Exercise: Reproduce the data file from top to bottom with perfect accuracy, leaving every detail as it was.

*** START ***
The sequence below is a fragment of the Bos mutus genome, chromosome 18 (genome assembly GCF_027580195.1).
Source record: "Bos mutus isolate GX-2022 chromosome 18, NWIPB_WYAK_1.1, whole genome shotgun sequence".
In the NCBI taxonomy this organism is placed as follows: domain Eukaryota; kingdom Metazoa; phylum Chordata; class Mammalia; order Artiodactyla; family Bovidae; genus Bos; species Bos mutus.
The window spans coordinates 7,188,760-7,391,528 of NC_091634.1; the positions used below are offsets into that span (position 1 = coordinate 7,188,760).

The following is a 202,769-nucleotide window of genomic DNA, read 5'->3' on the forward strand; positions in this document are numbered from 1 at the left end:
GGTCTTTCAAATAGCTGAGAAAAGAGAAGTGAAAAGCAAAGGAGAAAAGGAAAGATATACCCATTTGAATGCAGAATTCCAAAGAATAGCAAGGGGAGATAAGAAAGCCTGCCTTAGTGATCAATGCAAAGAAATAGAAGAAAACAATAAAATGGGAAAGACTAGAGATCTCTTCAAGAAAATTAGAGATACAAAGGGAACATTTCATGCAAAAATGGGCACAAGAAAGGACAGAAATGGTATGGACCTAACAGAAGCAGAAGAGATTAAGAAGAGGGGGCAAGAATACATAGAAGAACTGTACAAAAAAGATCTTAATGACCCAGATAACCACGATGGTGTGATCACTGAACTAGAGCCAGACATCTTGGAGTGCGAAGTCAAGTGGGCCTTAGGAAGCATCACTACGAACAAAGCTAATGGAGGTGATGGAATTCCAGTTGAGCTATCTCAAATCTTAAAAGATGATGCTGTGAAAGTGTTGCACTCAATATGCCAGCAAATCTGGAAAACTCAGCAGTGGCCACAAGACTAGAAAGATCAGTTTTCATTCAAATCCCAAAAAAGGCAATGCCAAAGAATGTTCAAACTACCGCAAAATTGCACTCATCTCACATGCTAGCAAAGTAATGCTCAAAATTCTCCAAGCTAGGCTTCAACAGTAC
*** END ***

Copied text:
The sequence below is a fragment of the Bos mutus genome, chromosome 18 (genome assembly GCF_027580195.1).
Source record: "Bos mutus isolate GX-2022 chromosome 18, NWIPB_WYAK_1.1, whole genome shotgun sequence".
In the NCBI taxonomy this organism is placed as follows: domain Eukaryota; kingdom Metazoa; phylum Chordata; class Mammalia; order Artiodactyla; family Bovidae; genus Bos; species Bos mutus.
The window spans coordinates 7,188,760-7,391,528 of NC_091634.1; the positions used below are offsets into that span (position 1 = coordinate 7,188,760).

The following is a 202,769-nucleotide window of genomic DNA, read 5'->3' on the forward strand; positions in this document are numbered from 1 at the left end:
GGTCTTTCAAATAGCTGAGAAAAGAGAAGTGAAAAGCAAAGGAGAAAAGGAAAGATATACCCATTTGAATGCAGAATTCCAAAGAATAGCAAGGGGAGATAAGAAAGCCTGCCTTAGTGATCAATGCAAAGAAATAGAAGAAAACAATAAAATGGGAAAGACTAGAGATCTCTTCAAGAAAATTAGAGATACAAAGGGAACATTTCATGCAAAAATGGGCACAAGAAAGGACAGAAATGGTATGGACCTAACAGAAGCAGAAGAGATTAAGAAGAGGGGGCAAGAATACATAGAAGAACTGTACAAAAAAGATCTTAATGACCCAGATAACCACGATGGTGTGATCACTGAACTAGAGCCAGACATCTTGGAGTGCGAAGTCAAGTGGGCCTTAGGAAGCATCACTACGAACAAAGCTAATGGAGGTGATGGAATTCCAGTTGAGCTATCTCAAATCTTAAAAGATGATGCTGTGAAAGTGTTGCACTCAATATGCCAGCAAATCTGGAAAACTCAGCAGTGGCCACAAGACTAGAAAGATCAGTTTTCATTCAAATCCCAAAAAAGGCAATGCCAAAGAATGTTCAAACTACCGCAAAATTGCACTCATCTCACATGCTAGCAAAGTAATGCTCAAAATTCTCCAAGCTAGGCTTCAACAGTAC